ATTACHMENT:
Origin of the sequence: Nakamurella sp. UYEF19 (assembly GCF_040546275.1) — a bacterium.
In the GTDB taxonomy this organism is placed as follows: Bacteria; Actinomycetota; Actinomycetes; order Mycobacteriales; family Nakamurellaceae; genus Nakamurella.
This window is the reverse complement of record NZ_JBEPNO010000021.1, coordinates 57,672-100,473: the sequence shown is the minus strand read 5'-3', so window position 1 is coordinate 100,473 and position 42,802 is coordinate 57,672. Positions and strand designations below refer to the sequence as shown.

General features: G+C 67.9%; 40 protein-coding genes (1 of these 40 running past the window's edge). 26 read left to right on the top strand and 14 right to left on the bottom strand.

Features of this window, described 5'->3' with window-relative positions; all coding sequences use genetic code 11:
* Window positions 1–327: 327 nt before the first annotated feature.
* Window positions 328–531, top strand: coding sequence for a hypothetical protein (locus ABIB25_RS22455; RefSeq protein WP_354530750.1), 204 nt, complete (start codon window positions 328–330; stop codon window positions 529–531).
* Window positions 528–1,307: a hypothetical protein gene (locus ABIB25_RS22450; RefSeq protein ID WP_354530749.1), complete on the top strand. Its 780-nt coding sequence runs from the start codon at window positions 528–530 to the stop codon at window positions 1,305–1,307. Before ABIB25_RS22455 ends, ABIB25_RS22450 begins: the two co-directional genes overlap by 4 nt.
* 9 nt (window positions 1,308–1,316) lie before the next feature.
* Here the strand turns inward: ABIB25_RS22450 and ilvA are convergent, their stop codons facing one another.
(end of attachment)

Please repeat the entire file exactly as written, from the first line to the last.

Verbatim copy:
Origin of the sequence: Nakamurella sp. UYEF19 (assembly GCF_040546275.1) — a bacterium.
In the GTDB taxonomy this organism is placed as follows: Bacteria; Actinomycetota; Actinomycetes; order Mycobacteriales; family Nakamurellaceae; genus Nakamurella.
This window is the reverse complement of record NZ_JBEPNO010000021.1, coordinates 57,672-100,473: the sequence shown is the minus strand read 5'-3', so window position 1 is coordinate 100,473 and position 42,802 is coordinate 57,672. Positions and strand designations below refer to the sequence as shown.

General features: G+C 67.9%; 40 protein-coding genes (1 of these 40 running past the window's edge). 26 read left to right on the top strand and 14 right to left on the bottom strand.

Features of this window, described 5'->3' with window-relative positions; all coding sequences use genetic code 11:
* Window positions 1–327: 327 nt before the first annotated feature.
* Window positions 328–531, top strand: coding sequence for a hypothetical protein (locus ABIB25_RS22455; RefSeq protein WP_354530750.1), 204 nt, complete (start codon window positions 328–330; stop codon window positions 529–531).
* Window positions 528–1,307: a hypothetical protein gene (locus ABIB25_RS22450; RefSeq protein ID WP_354530749.1), complete on the top strand. Its 780-nt coding sequence runs from the start codon at window positions 528–530 to the stop codon at window positions 1,305–1,307. Before ABIB25_RS22455 ends, ABIB25_RS22450 begins: the two co-directional genes overlap by 4 nt.
* 9 nt (window positions 1,308–1,316) lie before the next feature.
* Here the strand turns inward: ABIB25_RS22450 and ilvA are convergent, their stop codons facing one another.